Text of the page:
Two Poems

Kathleen Jamie

The Green Woman

Until we’re restored to ourselves
by weaning, the skin jade
only where it’s hidden
under jewellery, areolae still tinged,
– there’s a word for women like us.

It’s suggestive of the lush
ditch, or even an ordeal,
– as though we’d risen,
tied to a ducking-stool,
gasping, weed-smeared, proven.

The Black and White Minstrel Show

Out there lay the dark continent, hot
with our mums and dads
and the Heidie. We were fevered
with nerves, suddenly on,
doing what we’d practised all term ...

What did we know
of Al Jolson? What did we know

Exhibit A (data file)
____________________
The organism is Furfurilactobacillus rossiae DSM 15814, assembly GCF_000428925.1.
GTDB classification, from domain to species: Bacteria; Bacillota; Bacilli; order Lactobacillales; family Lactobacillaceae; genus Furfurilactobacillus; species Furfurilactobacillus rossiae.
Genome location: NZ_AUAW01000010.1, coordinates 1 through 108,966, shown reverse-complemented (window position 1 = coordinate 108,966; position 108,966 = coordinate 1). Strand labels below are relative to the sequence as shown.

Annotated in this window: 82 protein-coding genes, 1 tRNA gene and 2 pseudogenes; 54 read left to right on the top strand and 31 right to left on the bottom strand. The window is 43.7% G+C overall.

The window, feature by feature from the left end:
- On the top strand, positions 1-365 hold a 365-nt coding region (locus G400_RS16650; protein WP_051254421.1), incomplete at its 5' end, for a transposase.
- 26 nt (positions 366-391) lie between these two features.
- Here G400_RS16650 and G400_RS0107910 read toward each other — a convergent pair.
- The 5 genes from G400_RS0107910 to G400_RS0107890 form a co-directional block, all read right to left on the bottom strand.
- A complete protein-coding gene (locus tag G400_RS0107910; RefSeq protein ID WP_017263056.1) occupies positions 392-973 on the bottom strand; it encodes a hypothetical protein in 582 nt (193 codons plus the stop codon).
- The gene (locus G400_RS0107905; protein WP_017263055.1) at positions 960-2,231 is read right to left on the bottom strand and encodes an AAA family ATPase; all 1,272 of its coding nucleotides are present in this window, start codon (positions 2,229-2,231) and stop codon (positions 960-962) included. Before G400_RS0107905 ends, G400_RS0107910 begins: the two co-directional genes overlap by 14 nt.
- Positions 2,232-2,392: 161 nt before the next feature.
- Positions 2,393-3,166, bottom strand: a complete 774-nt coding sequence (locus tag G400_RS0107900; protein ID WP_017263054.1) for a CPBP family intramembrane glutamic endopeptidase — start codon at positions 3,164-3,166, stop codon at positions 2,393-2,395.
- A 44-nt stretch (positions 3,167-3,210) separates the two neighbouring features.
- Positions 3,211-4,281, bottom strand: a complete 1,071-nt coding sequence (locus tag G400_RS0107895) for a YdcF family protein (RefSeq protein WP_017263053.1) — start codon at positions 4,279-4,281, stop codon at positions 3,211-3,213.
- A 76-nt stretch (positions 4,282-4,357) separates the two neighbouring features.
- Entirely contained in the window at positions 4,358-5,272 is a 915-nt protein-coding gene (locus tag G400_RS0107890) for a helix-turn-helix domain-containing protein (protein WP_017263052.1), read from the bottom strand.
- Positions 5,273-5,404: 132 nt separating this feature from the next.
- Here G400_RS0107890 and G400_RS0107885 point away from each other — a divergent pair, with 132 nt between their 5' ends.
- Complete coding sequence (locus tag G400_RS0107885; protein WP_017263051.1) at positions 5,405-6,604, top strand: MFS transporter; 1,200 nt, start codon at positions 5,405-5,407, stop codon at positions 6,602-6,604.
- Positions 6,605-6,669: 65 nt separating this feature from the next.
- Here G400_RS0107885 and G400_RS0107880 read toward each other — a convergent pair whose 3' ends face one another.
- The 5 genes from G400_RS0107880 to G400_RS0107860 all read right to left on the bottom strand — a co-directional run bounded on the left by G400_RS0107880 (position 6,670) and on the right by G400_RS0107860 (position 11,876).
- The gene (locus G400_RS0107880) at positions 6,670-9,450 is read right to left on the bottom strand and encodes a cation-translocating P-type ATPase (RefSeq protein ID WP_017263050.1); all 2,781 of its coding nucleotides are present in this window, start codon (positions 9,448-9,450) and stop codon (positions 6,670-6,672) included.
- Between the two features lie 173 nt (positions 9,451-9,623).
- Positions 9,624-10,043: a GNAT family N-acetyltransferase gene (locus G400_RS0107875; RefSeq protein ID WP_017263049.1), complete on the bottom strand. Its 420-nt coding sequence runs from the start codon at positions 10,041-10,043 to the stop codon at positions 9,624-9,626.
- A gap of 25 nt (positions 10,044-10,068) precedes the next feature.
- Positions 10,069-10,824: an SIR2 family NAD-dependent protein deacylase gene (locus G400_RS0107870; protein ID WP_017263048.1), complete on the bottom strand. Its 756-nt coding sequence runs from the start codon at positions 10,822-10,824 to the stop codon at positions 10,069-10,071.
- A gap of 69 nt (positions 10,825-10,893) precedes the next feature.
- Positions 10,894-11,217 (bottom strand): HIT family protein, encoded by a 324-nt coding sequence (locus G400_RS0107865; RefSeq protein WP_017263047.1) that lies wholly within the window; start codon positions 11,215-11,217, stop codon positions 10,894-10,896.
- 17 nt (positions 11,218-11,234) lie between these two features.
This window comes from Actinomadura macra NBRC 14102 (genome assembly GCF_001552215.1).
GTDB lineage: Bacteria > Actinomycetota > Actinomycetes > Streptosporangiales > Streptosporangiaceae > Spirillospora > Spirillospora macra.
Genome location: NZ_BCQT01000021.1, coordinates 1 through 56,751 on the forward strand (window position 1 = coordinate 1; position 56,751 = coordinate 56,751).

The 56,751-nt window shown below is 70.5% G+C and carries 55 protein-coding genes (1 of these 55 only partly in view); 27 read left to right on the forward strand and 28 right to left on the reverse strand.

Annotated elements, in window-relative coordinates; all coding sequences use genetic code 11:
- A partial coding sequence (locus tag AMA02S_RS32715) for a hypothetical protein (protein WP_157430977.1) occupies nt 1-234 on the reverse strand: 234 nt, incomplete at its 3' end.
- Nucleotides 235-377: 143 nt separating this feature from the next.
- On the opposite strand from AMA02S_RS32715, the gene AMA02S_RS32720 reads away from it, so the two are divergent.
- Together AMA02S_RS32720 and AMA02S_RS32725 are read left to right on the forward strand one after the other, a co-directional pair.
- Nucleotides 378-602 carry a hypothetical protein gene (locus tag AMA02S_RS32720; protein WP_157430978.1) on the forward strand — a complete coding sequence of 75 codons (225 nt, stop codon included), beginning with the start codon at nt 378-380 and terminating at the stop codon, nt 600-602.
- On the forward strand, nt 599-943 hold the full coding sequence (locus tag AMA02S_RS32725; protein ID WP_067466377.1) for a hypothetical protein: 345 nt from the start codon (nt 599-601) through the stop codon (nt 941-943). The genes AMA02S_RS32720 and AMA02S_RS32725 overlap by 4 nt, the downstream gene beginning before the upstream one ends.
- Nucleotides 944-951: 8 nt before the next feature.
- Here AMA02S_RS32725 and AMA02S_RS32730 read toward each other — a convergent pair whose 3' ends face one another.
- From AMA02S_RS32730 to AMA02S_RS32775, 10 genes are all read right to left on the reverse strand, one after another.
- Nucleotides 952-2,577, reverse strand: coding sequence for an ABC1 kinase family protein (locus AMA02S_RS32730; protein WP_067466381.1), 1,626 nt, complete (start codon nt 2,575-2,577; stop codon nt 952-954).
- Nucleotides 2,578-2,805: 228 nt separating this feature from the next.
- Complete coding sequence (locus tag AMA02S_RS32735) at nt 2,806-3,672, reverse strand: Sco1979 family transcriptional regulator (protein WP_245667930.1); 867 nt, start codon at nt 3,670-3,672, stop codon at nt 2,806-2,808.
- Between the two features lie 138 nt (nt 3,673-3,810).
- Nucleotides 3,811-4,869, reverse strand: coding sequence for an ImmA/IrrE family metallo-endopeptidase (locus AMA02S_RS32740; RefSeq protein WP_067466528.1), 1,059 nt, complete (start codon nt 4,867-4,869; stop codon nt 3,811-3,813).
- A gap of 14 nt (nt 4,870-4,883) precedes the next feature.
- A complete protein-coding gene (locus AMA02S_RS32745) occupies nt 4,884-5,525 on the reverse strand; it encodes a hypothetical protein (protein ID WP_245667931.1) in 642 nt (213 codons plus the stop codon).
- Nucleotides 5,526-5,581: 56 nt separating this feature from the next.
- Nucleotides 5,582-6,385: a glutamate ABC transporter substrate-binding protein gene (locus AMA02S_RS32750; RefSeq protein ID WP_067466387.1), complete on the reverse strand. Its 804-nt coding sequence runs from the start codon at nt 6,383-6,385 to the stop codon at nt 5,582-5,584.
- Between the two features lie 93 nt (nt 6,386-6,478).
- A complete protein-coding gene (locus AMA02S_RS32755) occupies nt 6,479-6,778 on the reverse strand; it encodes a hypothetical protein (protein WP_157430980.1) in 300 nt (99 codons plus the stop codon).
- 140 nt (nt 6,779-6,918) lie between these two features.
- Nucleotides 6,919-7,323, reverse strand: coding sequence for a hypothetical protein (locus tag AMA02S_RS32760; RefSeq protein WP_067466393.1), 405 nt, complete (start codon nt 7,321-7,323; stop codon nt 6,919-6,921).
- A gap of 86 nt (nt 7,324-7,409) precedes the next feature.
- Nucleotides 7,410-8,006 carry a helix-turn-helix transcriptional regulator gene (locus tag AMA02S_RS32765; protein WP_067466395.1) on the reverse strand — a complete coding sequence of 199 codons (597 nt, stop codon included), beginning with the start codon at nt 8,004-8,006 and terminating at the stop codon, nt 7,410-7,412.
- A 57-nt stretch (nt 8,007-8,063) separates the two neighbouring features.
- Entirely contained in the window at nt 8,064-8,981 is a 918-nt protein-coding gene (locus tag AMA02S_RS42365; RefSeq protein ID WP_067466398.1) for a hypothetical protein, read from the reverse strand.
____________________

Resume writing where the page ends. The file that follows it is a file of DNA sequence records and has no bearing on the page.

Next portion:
of the South, here in Midlothian?
We had one Gaelic-speaking boy,
and briefly, an Australian;

we just waved our sweet hands
under the stage lights: The sun
shines east, the sun shines west,
... my heart strings tangled around
a wee harled school in the rain

where we were ‘the lassies’,
stood in a row in our starched dirndl
party-frocks, giving it ‘doo-dah!
And, perhaps, beginning to wonder
how only the boys got to fall on one knee

at the last bar of ‘Mammy’
– how only boys got to be Black.
But we crossed our neat ankles
and bobbed, suspicious
the high streamers of whistles

were really for them, the laddies,
who milked it, waving and bowing
as the curtain came down on their
boot-polished faces, their grins,
the astonishing whites of their eyes.